Visual Viewport API

Baseline Widely available

This feature is well established and works across many devices and browser versions. It’s been available across browsers since August 2021.

The Visual Viewport API provides an explicit mechanism for querying and modifying the properties of the window's visual viewport. The visual viewport is the visual portion of a screen excluding on-screen keyboards, areas outside of a pinch-zoom area, or any other on-screen artifact that doesn't scale with the dimensions of a page.

Concepts and usage

The mobile web contains two viewports, the layout viewport and the visual viewport. The layout viewport covers all the elements on a page and the visual viewport is what is actually visible on the screen. When the user pinch-zooms into the page, the visual viewport shrinks but the layout viewport is unchanged. User-interface features like the on-screen keyboard (OSK) can shrink the visual viewport without affecting the layout viewport.

What happens when a web page element needs to be visible on screen regardless of the visible portion of a web page? For example, what if you need a set of image controls to remain on screen regardless of the pinch zoom level of the device? Current browsers vary in how they handle this. The visual viewport lets web developers solve this by positioning elements relative to what's shown on screen.

To access a window's visual viewport, you can obtain a VisualViewport object from the window.visualViewport property. The object includes a set of properties describing the viewport. It also adds two events, onresize and onscroll, that fire whenever the visual viewport changes. These events allow you to position elements relative to the visual viewport that would normally be anchored to the layout viewport.



Represents the visual viewport for a given window. A window's VisualViewport object provides information about the viewport's position and size, and receives the resize and scroll events you can monitor to know when changes occur to the window's viewport.

Extensions to other interfaces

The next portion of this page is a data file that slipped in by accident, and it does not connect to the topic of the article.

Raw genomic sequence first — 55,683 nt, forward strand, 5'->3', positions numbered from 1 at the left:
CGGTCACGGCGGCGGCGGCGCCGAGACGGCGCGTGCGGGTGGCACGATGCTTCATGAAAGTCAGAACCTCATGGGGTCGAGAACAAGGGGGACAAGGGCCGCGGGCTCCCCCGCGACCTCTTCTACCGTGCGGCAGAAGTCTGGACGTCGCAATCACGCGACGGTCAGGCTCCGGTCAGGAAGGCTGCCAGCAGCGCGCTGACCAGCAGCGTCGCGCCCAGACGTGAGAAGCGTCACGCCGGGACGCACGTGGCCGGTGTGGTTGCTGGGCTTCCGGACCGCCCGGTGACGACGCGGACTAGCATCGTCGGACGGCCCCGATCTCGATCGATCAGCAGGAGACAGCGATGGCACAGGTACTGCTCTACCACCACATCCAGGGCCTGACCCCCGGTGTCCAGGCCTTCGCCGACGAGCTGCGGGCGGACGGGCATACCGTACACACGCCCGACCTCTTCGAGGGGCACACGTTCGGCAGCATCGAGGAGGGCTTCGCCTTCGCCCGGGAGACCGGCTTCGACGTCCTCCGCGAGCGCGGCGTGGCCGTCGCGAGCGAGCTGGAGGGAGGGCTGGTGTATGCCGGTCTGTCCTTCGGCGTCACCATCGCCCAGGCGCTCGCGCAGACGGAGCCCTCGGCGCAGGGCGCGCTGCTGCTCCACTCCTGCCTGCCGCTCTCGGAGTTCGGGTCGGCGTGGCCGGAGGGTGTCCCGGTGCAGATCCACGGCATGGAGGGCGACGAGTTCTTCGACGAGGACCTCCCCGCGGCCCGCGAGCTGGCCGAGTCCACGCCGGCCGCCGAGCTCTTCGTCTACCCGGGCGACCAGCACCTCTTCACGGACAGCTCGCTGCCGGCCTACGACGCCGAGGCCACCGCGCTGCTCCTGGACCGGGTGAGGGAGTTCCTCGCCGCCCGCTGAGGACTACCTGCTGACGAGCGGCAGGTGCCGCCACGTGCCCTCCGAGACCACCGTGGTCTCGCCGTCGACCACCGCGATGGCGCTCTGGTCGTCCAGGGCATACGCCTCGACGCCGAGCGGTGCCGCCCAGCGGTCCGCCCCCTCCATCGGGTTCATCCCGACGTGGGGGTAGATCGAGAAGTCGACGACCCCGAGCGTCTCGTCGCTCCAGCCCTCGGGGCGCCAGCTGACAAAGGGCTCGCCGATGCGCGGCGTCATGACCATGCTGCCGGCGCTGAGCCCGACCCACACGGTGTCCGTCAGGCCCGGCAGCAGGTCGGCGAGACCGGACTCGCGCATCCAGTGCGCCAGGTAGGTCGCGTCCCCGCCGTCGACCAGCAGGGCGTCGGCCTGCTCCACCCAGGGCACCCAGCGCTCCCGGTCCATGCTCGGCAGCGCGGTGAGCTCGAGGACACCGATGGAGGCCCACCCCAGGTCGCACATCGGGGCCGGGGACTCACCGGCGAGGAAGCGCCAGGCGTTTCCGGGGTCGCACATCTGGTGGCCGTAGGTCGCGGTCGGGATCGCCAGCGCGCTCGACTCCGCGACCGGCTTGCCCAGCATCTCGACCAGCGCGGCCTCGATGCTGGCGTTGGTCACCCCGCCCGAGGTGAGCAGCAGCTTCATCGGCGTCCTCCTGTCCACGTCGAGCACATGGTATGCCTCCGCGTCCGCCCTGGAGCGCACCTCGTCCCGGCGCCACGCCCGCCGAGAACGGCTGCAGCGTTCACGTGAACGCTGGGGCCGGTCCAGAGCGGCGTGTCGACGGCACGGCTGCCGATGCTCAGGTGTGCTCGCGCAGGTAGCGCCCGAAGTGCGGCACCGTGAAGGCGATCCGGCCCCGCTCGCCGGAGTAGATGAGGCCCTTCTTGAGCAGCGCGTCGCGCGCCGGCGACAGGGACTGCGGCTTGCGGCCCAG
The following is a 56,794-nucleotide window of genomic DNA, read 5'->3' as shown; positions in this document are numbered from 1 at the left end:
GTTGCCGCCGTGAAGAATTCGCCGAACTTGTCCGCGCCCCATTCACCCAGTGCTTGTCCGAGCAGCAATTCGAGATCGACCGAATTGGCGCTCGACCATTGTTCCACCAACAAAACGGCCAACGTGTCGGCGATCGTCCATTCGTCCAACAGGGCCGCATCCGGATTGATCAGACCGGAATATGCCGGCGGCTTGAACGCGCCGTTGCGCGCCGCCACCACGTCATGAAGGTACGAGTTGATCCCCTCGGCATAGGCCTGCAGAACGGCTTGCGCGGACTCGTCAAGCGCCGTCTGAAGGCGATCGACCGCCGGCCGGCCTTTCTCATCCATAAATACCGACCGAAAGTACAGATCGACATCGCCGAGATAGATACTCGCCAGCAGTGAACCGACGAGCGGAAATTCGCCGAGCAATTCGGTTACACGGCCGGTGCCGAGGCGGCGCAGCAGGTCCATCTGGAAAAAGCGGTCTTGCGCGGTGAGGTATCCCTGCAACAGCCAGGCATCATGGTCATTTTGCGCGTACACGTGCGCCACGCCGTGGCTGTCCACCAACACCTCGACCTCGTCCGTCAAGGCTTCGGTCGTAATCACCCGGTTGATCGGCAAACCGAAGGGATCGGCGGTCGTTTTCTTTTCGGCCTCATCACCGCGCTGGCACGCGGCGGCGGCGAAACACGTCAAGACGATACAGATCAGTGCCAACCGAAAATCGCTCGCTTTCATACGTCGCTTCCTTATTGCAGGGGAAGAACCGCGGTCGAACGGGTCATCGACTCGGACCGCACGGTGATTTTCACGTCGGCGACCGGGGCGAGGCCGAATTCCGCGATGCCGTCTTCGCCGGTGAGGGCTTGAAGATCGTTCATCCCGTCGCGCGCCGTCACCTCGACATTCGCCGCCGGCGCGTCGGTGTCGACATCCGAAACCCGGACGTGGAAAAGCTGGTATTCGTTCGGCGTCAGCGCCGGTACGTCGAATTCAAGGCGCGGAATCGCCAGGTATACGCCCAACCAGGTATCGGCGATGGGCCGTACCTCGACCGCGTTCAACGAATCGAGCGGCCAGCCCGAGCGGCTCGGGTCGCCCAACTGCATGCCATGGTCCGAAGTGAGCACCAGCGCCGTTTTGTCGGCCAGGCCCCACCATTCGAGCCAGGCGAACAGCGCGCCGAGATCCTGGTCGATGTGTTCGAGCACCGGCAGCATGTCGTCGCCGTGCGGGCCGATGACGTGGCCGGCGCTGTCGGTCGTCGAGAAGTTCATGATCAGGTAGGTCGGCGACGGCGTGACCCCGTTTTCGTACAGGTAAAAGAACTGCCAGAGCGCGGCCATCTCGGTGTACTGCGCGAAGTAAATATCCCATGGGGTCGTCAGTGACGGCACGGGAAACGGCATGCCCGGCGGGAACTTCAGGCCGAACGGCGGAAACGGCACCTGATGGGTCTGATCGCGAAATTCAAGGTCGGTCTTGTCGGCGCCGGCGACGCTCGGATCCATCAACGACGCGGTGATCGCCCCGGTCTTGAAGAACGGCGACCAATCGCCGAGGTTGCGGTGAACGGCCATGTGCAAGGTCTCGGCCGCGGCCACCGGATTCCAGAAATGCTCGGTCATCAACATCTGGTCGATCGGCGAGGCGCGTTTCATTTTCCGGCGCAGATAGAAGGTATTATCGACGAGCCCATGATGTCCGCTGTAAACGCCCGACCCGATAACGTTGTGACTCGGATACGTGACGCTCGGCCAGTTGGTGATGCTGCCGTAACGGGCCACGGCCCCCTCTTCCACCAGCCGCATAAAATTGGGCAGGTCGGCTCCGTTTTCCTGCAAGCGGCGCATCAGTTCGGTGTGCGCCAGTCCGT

Window.visualViewport Read only

A read-only reference to the window's VisualViewport object. If this property doesn't exist, the API is unsupported.


The code below is based on the sample in the specification, though it adds a few things that make it function better. It shows a function called viewportHandler(). When called it queries the offsetLeft and height properties for values it uses in a CSS translate() method. You invoke this function by passing it to both event calls.

One thing that may not be clear in this example is the use of the pendingUpdate flag and the call to requestAnimationFrame(). The pendingUpdate flag serves to prevent multiple invocations of the transform that can occur when onresize and onscroll fire at the same time. Using requestAnimationFrame() ensures that the transform occurs before the next render.

let pendingUpdate = false;

function viewportHandler(event) {
  if (pendingUpdate) return;
  pendingUpdate = true;

  requestAnimationFrame(() => {
    pendingUpdate = false;
    const layoutViewport = document.getElementById("layoutViewport");

    // Since the bar is position: fixed we need to offset it by the
    // visual viewport's offset from the layout viewport origin.
    const viewport =;
    const offsetLeft = viewport.offsetLeft;
    const offsetTop =
      viewport.height -
      layoutViewport.getBoundingClientRect().height +

    // You could also do this by setting style.left and if you
    // use width: 100% instead. = `translate(${offsetLeft}px, ${offsetTop}px) scale(${
      1 / viewport.scale

window.visualViewport.addEventListener("scroll", viewportHandler);
window.visualViewport.addEventListener("resize", viewportHandler);


CSSOM View Module
# visualViewport

Browser compatibility


BCD tables only load in the browser


BCD tables only load in the browser